The New England Patriots won the Super Bowl, again, and for Kansas City fans that result is even worse. The Chiefs were one offsides penalty away from winning the Lamar Hunt trophy for themselves on their home turf. Well, it was more than that, to be honest, but it was this close to happening.
Tom Brady, Bill Bellicheck, and the Patriots have now won six Super Bowls in the last 18 years. They have lost three additional Super Bowls, meaning that, for the span of almost two decades, a full 50% of Super Bowls have featured one single team.
This didn’t used to be a particularly big deal. Between 1949 and 1964, for instance, the New York Yankees appeared in 14 of 16 World Series, winning nine of them. But pro sports half a century ago are different than they are today. Today, the level of competition is infinitely higher. Today, there are more teams, lowering the chances of winning The Big One by pure math. Today, salary caps, both hard and soft—not to mention host of other modern rules—prevent blatant talent hoarding.
But it is the case today. And so the Patriots’ scourge over the last 18 years is a result of the construction of the NFL as opposed to pure genius. In the NFL, two individuals have extreme prominence: the quarterback and the head coach. The Patriots simply have perhaps the two best men at each job in the history of the league.
Great quarterbacks always put your team in a chance to win, which is self evident for Chiefs fans who have experienced both Tyler Thigpen and Patrick Mahomes. Great head coaches can squeeze the most talent out of rosters much moreso than bad ones—just look at the disparity between Jeff Fischer and Sean McVay in Los Angeles for a stunning example. If you’ve got both, you are equipped to win year in and year out. If you lack one, it is almost impossible to sustain success.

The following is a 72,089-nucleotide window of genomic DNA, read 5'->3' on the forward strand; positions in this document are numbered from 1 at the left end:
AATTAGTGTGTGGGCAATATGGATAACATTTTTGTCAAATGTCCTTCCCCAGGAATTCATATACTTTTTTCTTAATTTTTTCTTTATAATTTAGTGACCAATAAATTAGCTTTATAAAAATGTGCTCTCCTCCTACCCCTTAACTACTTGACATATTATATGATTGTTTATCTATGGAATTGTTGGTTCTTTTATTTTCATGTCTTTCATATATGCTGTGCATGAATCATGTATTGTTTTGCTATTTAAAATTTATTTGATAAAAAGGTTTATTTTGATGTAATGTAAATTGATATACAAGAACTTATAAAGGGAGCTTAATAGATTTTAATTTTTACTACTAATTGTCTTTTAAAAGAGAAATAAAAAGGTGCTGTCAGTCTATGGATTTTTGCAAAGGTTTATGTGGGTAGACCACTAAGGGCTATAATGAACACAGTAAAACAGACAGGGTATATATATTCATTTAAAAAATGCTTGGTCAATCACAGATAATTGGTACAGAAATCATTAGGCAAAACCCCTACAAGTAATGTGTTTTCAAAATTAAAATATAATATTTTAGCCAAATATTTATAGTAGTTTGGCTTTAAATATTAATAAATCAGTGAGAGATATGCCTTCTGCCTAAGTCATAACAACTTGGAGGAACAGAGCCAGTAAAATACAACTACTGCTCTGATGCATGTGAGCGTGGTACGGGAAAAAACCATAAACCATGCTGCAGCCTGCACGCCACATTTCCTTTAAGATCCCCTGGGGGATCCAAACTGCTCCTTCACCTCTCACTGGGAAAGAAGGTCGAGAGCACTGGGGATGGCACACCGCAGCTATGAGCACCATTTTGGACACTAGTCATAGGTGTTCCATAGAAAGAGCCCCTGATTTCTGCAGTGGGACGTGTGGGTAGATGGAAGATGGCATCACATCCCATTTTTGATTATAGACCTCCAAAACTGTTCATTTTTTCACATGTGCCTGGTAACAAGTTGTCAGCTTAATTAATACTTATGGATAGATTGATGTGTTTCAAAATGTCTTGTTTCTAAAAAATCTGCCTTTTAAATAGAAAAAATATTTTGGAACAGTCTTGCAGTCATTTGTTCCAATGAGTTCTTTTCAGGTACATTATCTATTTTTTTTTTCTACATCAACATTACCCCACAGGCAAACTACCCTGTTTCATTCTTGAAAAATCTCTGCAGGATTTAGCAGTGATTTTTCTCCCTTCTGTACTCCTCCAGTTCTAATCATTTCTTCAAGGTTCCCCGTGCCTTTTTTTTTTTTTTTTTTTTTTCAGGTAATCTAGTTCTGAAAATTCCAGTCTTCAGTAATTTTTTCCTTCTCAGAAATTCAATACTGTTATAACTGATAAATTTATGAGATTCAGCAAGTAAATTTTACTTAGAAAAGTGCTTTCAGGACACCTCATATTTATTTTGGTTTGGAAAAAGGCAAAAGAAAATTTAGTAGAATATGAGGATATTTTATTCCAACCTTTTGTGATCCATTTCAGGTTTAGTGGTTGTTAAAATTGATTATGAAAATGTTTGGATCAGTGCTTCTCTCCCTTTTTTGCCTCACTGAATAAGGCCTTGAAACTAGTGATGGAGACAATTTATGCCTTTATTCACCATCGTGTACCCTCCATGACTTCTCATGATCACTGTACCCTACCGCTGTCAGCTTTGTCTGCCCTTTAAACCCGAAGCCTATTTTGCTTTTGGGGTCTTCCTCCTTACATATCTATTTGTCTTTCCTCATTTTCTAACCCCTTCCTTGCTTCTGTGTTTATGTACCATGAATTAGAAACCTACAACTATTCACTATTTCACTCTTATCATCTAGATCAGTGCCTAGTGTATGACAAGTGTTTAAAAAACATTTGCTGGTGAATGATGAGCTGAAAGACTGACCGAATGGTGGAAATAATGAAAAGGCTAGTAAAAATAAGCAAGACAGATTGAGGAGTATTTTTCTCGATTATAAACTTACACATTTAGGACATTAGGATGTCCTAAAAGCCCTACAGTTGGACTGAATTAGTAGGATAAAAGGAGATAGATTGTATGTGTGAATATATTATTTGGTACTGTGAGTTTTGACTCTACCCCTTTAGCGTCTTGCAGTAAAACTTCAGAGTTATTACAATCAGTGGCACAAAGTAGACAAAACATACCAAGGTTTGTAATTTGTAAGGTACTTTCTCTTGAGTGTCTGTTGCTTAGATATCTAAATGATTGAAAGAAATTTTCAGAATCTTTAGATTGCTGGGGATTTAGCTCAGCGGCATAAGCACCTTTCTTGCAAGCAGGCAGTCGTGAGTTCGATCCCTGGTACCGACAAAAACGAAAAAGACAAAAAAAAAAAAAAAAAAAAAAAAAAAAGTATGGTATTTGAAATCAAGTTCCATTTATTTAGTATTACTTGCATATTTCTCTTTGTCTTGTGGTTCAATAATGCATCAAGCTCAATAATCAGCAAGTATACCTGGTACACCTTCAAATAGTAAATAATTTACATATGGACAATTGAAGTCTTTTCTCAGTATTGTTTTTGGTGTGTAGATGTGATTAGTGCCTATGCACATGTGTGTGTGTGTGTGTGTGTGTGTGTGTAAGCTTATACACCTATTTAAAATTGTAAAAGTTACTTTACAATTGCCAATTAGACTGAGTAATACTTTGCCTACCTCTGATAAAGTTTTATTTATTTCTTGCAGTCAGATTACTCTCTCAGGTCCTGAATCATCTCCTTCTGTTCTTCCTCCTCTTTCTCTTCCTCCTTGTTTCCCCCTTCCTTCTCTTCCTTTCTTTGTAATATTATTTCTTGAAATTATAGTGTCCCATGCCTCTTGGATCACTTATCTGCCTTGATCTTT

The beauty of baseball is that games can be won in a plethora of ways. The San Francisco Giants defeated the Kansas City Royals in the 2014 World Series in large part due to historical dominance by one of the league’s best starting pitchers. The Royals then proceeded to crush the New York Mets in the 2015 World Series on the back of an impenetrable bullpen.
Put it this way: the Chiefs were one score away from the Super Bowl because they had the best player in football—Mahomes—who was able to drag a cosmically inept defense on the strength of his brilliance. The Los Angeles Angels have the best player in baseball—Mike Trout—and have won zero playoff games with him.
Baseball is great for many reasons, but one in particular is that your team, whoever that might be, is fully equipped to win it all. You don’t need a superstar. You don’t need a specific player. Furthermore, thanks to the unpredictability of baseball and in short series, your team can win a playoff series as huge underdogs. Just getting into the playoffs can inspire hope.
The same cannot be said for the NFL, nor can it be said about the NBA. Do you think the freaking Los Angeles Clippers have a snowball’s chance in hell in a first round matchup with the Golden State Warriors? You think the Brooklyn Nets are gonna get to the Eastern Conference Finals? It’s just not going to happen.
In the NBA, you need stars. Period. If you don’t have them, you don’t win. This effectively rules out a huge chunk of the league who are unable to retain or attract stars to play for them if not for extenuating circumstances.
If nothing else, baseball fans ought to be thankful that any team can win it all. The league isn’t based on star power, nor is it based on excellence at a precious few positions. Small market teams can lure players with cash just like large ones can. Sports are built on hope. Baseball loves dashing hope on the rocks of reality, but at least every team can have those hopes for championship glory at all.